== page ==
Gatsby Cloud Docs

Importing Content

Table of Contents

Introduction

To enable the best possible user experience, your CMS will have the ability to automatically import content, e.g. with an API or a JSON file that can be uploaded to seed content into the CMS. This flow allows us to:

  1. Automatically provision the CMS
  2. Automatically create sample content in the CMS

both of which, in tandem, create an exceptional onboarding experience that your users will love. Oftentimes this import utility can be naturally coupled with an export utility so that content can be exported and then imported.

Let’s go into some technical detail.

Importing content API

Exposing an API is the simplest and likely quickest way to achieve a hook that Gatsby Cloud can invoke to create/reset content. It may be a flow like:

  1. An exposed POST endpoint that accepts Content-Type: 'application/json'
  2. Headers or a bearer token so Gatsby Cloud can pass OAuth credentials
  3. Additional parameters to refer to a specific space or content area

This flow will be specific to your specific CMS, but an example to make this concrete can be helpful. Suppose we have a CMS “Great CMS” which is all the rage right now.

The API

We expose a POST to all created spaces/instances. For instance, suppose we have a space ID of 1234, the POST endpoint for the API to import content may be:

https://data.great-cms/api/v1/1234/import

We can trigger this with a POST endpoint like so:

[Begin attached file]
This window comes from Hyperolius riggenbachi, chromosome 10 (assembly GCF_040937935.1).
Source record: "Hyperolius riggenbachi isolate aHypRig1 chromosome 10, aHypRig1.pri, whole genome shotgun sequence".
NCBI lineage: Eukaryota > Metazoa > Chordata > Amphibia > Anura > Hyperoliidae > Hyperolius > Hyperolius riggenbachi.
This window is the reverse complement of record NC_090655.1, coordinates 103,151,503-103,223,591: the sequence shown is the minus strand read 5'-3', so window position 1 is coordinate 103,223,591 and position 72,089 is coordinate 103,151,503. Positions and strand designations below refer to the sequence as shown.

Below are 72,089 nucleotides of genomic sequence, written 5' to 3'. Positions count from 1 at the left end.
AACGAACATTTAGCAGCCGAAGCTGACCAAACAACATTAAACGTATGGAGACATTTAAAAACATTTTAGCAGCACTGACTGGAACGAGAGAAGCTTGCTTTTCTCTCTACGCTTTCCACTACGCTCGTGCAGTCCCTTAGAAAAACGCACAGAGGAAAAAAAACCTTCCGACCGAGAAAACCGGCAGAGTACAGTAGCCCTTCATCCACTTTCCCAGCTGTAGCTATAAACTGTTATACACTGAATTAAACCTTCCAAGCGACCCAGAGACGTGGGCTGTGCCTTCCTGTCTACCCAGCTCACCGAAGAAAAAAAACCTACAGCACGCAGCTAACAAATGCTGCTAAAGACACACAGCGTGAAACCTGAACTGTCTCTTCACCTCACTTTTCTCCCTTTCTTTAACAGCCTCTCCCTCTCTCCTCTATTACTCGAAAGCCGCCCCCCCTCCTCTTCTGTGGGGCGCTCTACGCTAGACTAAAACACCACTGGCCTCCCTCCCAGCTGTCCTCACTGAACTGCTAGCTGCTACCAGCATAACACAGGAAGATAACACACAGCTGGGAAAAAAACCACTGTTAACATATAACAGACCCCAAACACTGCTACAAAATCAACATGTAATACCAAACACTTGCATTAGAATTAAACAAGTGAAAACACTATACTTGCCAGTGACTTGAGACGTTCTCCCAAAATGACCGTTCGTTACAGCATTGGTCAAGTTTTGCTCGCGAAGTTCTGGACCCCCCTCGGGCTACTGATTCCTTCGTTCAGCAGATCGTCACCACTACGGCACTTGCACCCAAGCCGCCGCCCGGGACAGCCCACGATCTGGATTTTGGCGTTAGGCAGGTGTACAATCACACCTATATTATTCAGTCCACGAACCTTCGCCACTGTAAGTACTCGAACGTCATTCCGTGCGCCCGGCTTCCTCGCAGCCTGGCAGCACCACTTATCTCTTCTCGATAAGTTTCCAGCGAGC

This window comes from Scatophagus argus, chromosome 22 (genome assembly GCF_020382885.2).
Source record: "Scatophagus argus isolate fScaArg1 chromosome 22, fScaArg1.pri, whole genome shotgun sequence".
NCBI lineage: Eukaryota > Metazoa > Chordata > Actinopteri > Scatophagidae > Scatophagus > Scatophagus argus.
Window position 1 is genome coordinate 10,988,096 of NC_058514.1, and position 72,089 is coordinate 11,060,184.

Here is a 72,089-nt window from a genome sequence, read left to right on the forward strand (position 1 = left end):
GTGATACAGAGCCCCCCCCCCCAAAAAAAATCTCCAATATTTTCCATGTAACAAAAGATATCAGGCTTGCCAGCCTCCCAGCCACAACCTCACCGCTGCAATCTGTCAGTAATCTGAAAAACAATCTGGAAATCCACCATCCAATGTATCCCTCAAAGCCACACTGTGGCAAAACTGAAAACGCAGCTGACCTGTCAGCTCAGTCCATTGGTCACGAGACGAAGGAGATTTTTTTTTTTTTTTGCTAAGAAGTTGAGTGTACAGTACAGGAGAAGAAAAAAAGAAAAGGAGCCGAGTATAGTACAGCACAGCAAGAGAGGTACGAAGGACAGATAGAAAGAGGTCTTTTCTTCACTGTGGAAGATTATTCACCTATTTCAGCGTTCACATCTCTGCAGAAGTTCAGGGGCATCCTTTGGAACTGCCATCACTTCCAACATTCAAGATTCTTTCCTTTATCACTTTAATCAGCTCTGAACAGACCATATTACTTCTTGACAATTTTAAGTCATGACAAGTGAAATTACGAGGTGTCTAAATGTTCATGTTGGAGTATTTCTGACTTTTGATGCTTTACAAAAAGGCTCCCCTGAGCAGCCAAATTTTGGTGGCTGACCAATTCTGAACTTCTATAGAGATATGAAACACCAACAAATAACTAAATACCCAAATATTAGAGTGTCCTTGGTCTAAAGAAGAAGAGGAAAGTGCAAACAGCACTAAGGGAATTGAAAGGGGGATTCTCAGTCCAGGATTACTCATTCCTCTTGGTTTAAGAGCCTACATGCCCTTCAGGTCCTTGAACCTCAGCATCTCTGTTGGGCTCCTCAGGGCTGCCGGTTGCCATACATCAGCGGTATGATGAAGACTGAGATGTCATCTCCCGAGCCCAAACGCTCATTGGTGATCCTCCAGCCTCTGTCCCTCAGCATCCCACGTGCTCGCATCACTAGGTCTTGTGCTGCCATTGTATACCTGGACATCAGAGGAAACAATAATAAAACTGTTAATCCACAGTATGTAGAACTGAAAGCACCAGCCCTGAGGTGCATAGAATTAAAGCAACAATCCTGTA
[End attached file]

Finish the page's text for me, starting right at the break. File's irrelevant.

import axios from "axios"

axios({
  method: "POST",
  url: "https://data.great-cms/api/v1/1234/import",
  headers: {
    Authorization: `bearer {MY_SUPER_SECRET_JWT_HERE}`,
  },
  data: JSON.stringify({
    types: [
      {
        id: "person",
        type: "Person",
        fields: [
          {
            id: "name",
            name: "name",
            type: "string",
          },
          {
            id: "bio",
            name: "bio",
            type: "string",
          },
        ],
      },
    ],
    entries: [
      {
        type: "Person",
        fields: [
          { value: "John Due", name: "name" },
          {
            value: "John Doe is a pretty cool guy. Does a lot of great things.",
            name: "bio",
          },
        ],
      },
    ],
  }),
})

This POST invocation will automatically create the Person type for our schema, and then create the John Doe person as an instance of that type.

To improve this experience and make it as seamless as possible, it can oftentimes also be helpful to create Node.js utilities or tools (or some type of command-line interface) to make using this API as easy as possible. However — as long as the API exists, that’s a solid user experience and one that is worth striving towards.

Real-world Examples

Consider checking out some of the below resources for real-world examples:

  • contentful-import
    • A utility to import a JSON schema (and content implementing that schema) into Contentful
  • @sanity/cli importing data
    • Sanity recommend importing data with the CLI tool, which will create the schema and seed content implementing that schema